"Four Way" Spring in Tahquitz Valley.  Dry on 16 Feb 2015.  Waypoint 033.
Well, that's it.  That's how to get from Highway 74 to the PCT in the most direct fashion without having to do the nasty along-the-highway road walk of 2014.  Vehicles are restricted from all of this route except for the small parking area at the South Ridge Trail and perhaps the very western end of May Valley Road.

I thank you for joining me,

HJ

Appendix I – PCT Mountain Fire 2015 Bypass – Options

With respect to the various bypass options, please refer to this map:  PCT Mountain Fire 2015 Bypass – Options

You've got three main tasks for the Mountain Fire Bypass:
1.  Getting to Herkey Creek Campground (all of the various options pass through Herkey Creek Campground).
2.  Getting to Idyllwild from Herkey Creek Campground.
3.  Getting back to the PCT.

With the above three in mind, the way I discuss the various options should make more sense.

Note:  I only discuss here bypass options to the west.  A bypass to the east, while theoretically possible, loses thousands of precious feet of elevation that you've gained, goes through some extremely hot, dry desert country, follows some pretty sketchy unmaintained trails to get to Palm Springs, and involves 10,000 feet of gain (yes, you read that right, TEN THOUSAND feet of gain) to get back to the PCT via the Skyline Trail.  I think you're crazy if you try to bypass to the east, but if that's your thing, knock yourself out.  You might want to read my Trip Report for the Skyline Trail before attempting a bypass to the east.

GETTING TO HERKEY CREEK CAMPGROUND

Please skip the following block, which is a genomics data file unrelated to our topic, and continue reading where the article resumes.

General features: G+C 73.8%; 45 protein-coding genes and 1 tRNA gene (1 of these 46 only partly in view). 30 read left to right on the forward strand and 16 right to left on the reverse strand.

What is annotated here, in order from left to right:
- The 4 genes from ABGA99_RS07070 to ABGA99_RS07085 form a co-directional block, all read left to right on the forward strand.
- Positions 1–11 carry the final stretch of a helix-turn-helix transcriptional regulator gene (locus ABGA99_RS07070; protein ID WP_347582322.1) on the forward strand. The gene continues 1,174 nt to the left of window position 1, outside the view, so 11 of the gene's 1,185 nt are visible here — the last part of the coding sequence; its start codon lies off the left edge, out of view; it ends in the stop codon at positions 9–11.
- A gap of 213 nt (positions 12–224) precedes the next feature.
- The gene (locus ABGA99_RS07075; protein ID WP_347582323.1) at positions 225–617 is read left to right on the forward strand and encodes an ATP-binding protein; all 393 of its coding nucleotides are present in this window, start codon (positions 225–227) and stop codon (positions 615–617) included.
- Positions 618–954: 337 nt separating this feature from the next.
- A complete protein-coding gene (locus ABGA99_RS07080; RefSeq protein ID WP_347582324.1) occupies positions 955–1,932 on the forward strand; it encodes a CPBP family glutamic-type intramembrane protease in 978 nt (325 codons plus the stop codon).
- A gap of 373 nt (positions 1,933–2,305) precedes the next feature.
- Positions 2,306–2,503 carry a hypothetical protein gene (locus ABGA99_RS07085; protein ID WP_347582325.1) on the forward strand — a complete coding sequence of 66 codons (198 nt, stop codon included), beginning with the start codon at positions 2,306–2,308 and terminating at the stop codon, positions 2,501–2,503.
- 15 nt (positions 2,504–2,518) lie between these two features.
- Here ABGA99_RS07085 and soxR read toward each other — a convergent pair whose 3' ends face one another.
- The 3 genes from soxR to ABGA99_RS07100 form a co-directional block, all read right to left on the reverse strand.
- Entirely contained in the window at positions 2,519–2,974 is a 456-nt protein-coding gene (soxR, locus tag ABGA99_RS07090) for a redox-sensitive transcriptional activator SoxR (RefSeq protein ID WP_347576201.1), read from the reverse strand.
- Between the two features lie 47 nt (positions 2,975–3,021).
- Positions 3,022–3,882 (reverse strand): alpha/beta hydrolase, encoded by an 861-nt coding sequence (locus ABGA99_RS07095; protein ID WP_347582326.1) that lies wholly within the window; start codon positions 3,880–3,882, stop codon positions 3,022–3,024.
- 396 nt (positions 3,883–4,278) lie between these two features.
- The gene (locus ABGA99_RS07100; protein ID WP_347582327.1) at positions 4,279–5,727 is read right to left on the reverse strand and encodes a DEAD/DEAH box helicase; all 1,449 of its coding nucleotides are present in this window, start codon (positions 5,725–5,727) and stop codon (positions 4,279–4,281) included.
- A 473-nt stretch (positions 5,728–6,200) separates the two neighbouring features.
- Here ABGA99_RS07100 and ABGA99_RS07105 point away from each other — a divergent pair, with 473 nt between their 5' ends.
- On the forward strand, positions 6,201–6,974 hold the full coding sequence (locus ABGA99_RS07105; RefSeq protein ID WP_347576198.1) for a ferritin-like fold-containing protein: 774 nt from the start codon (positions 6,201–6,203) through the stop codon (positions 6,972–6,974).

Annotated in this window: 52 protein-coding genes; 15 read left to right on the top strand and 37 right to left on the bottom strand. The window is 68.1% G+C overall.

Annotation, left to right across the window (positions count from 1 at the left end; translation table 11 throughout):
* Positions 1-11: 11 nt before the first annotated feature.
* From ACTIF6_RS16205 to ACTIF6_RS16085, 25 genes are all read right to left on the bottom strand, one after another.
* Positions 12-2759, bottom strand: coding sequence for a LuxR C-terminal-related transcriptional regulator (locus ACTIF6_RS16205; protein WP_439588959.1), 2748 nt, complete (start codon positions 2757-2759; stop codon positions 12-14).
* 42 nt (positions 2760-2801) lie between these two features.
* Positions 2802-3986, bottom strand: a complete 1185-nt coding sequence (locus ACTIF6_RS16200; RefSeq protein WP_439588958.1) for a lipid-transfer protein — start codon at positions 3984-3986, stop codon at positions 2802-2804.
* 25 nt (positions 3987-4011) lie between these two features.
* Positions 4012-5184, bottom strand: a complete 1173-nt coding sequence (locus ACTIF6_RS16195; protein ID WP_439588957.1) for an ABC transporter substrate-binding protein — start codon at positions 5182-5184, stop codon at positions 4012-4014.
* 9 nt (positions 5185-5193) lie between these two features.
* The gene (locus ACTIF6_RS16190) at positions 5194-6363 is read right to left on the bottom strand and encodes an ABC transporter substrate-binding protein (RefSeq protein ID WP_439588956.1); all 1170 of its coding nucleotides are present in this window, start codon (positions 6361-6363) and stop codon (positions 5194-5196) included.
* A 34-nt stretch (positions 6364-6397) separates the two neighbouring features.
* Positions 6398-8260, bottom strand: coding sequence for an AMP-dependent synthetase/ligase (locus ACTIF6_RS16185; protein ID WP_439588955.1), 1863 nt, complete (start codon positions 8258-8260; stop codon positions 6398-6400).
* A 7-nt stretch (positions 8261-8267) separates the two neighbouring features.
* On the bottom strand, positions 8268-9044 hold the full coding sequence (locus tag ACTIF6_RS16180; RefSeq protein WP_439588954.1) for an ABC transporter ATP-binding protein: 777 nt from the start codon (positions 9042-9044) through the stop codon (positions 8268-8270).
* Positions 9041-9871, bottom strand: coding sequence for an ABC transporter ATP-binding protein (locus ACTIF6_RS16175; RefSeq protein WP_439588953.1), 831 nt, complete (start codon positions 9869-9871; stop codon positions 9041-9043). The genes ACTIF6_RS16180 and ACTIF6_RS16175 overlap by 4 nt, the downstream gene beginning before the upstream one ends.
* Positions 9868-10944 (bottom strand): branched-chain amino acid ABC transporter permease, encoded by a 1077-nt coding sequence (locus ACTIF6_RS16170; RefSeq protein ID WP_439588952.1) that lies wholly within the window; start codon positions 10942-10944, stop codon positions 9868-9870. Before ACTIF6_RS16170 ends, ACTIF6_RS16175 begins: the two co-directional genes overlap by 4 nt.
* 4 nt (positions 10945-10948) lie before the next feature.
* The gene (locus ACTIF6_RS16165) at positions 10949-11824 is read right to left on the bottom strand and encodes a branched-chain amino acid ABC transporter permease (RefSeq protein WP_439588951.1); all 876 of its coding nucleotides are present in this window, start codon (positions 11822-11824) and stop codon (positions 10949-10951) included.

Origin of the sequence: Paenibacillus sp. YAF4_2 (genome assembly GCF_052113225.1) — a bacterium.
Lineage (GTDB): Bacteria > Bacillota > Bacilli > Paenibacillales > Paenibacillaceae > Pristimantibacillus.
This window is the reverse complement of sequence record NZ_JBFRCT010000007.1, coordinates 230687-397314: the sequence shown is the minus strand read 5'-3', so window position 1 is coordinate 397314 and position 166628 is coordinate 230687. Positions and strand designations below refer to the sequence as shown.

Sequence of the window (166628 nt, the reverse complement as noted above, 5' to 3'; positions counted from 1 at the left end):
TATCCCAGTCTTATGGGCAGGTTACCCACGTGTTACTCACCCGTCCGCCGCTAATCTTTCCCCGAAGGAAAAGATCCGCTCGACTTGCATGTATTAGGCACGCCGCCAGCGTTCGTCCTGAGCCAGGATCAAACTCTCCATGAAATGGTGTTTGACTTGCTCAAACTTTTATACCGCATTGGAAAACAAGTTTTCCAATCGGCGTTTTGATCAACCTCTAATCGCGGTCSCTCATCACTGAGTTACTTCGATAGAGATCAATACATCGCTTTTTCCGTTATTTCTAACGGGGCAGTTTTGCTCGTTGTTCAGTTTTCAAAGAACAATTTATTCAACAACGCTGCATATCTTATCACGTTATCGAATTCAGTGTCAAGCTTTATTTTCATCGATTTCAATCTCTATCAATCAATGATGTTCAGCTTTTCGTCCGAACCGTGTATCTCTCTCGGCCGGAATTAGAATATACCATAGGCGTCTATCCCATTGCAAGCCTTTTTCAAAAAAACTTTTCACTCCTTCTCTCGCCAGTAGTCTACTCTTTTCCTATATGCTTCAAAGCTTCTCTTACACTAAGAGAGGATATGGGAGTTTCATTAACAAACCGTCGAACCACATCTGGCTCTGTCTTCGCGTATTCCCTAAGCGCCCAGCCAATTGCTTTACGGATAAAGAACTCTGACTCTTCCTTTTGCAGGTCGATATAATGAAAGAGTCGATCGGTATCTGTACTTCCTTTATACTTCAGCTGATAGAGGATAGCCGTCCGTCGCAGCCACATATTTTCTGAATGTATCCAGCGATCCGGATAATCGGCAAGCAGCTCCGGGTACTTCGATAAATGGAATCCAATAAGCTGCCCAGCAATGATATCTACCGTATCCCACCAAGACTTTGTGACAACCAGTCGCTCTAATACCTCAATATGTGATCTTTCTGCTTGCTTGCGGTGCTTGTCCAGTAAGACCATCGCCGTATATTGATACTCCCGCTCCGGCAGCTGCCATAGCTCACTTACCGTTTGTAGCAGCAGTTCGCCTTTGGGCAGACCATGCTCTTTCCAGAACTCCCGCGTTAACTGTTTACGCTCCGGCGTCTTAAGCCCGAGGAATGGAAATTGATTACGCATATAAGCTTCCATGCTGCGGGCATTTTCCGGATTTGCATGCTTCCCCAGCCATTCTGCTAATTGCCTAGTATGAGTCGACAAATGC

All of the various options go by Herkey Creek Campground on Highway 74.   There are two main options to get to Herkey Creek Campground:
1)  "The Full Monty".  This route hikes as much of the PCT as is open before proceeding to Herkey Creek Campground.  You cross Highway 74 and proceed on the PCT to the junction with the Cedar Springs Trail at mile 162.6.  One then takes the Cedar Springs Trail to Morris Ranch Road and follows Morris Ranch Road down to an unpaved road.  Turn right on the unpaved road and proceed down the unpaved road back to Highway 74, cross Highway 74 and then follow the route of Highway 74 to Herkey Creek Campground, partly on dirt roads that parallel Highway 74 and partly on the shoulder of Highway 74 itself.  The "Full Monty" is shown in orange on the above linked map.

2)  "Herkey Creek Direct".  It's that "back to Highway 74" thing about the "Full Monty" route that bothers some people.  "Wait a minute.  I'm going past Highway 74, climbing about 2000' vertical, only to come back to Highway 74?!"  Yeah.  And it's even worse when you consider that most people go to Paradise Cafe (about a mile up Highway 74) to get food and water.  So, you'd hit 74, go NW along 74 to Paradise Cafe, then come back SE to the PCT, climb to the Cedar Springs Trail only to come back yet again to Hwy 74.  A lot of people would argue that it just doesn't make sense and would simply proceed along 74 directly from Paradise Cafe to Herkey Creek Campground.  I'd have to say that I'd probably go direct to Herkey Creek Campground, but whatever.  The direct route is shown in yellow on the above linked map.  Note that CAUTION should be used for the route show in yellow; this portion has not been scouted.  However, Highway 74 is wide here, so a roadwalk on the shoulders of Highway 74 would not be overly dangerous.  So, whether by parallel roads or the shoulder itself, a direct route is very workable.